In preparation for the upcoming new Amazon series, I decided to reread “Good Omens.”
It’s probably been about a decade since I picked this up the first time, and while there were many parts that I thoroughly re-enjoyed, there were other parts that let me down. And not because it’s bad, but just because we’re getting farther and farther away from many of the contemporary nuances and details that were hilarious in the 2000s. Sadly, as time marches on, much of the ironic nuance in the jokes and satire don’t make sense simply because we’re missing the contemporary background. Published in 1990, the book is permeated with a late-1980s culture, which even though I lived through it, it took me a while to remember what things were being referenced, which pulled me out of the story. It’ll be like reading about memes and instagram thirty years from now.
That aside, the book is still hilarious and cleverly plotted, as all Pratchett and Gaiman works are. We have our sunglasses-wearing, Bentley loving demon Crowley, and his book-nerdy, highly pressed angel buddy, Azriphale, both of whom I really wanted more of throughout the novel. They’re the show stopping characters of the story, and I really wish we had a book of the two of them just going on adventures together. Then there’s the clever four horseman, embodied brilliantly in modern characters, as well as our Antichrist, Adam, who’s just an eleven-year-old kid looking to have fun with his friends.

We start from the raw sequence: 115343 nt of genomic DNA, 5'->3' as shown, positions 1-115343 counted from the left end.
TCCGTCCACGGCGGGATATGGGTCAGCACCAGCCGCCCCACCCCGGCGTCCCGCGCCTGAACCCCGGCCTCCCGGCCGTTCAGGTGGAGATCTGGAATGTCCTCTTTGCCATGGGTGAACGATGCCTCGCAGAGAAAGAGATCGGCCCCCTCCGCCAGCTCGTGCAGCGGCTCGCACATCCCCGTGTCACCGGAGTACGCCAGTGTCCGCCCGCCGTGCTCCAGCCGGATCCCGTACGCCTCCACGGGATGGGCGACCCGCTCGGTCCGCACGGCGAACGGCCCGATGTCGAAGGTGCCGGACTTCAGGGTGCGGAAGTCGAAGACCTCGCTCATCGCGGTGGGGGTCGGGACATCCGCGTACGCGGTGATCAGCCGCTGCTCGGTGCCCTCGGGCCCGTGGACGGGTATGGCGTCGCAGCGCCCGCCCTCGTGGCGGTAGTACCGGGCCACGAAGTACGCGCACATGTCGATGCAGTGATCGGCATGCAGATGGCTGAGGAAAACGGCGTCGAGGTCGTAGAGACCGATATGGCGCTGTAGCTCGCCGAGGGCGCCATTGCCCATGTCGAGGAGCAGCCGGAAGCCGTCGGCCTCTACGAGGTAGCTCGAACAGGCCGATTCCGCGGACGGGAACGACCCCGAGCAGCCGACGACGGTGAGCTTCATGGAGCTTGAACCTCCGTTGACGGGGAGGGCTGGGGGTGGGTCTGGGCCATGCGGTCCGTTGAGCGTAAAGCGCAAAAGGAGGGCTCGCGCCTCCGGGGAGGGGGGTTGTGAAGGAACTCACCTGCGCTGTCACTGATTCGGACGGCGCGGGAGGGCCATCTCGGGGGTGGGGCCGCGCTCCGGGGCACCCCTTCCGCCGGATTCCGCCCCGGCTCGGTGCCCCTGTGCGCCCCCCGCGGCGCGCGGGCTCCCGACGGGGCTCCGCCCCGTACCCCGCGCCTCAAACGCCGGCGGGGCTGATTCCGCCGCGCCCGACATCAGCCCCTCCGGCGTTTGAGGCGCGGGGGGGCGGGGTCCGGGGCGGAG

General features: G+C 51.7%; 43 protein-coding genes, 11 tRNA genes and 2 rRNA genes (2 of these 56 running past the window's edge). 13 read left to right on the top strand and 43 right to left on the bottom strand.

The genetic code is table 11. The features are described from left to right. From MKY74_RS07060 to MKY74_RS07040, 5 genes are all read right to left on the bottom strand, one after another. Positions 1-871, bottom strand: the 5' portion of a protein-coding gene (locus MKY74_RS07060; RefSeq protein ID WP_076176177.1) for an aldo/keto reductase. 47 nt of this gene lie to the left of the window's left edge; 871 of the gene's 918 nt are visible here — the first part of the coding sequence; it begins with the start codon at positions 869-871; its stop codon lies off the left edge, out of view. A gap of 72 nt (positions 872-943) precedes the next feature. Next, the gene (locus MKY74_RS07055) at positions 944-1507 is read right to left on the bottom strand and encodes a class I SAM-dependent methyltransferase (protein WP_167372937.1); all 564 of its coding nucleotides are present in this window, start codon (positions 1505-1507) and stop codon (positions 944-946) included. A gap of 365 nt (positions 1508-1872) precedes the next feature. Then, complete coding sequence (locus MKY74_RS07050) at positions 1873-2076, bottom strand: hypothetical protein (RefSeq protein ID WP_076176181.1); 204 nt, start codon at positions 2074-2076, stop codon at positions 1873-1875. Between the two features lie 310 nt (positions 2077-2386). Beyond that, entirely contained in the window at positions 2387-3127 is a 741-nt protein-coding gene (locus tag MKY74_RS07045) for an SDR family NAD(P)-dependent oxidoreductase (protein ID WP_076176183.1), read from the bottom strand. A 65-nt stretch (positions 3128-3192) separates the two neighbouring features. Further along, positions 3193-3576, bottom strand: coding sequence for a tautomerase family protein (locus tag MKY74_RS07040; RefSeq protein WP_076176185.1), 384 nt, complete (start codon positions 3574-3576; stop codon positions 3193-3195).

The cast of characters are still lovable, and in true Gaiman/Pratchett fashion, the plot asks the big questions and answers them in a bombastic lunacy that will leave you both laughing and pondering in the best way possible. But in many ways, this book was a self-serving and happy experiment of its authors. Two men who love to write speculative fiction got together and decided to write a book for themselves. And they did, and it’s fun, and we have the privilege of looking inside. But there were many bits that, to me, seemed to have been more fun for them to write than for me to read. And that’s okay, because I believe the point of this book was for them. The fact that it was published was merely a bonus that we can get to enjoy.
Ten years ago, I would have given this book 5 stars because nothing Pratchett or Gaiman wrote could do wrong. But a decade later I’m a more nuanced reader (thank you, CBR), and as much as I am still loyal to these pillars of fantasy, I have to give an honest rating of 3 stars. It’s still worth it, and I’ll still reread it, but it’s a 3.
Bingo Square: Brain Candy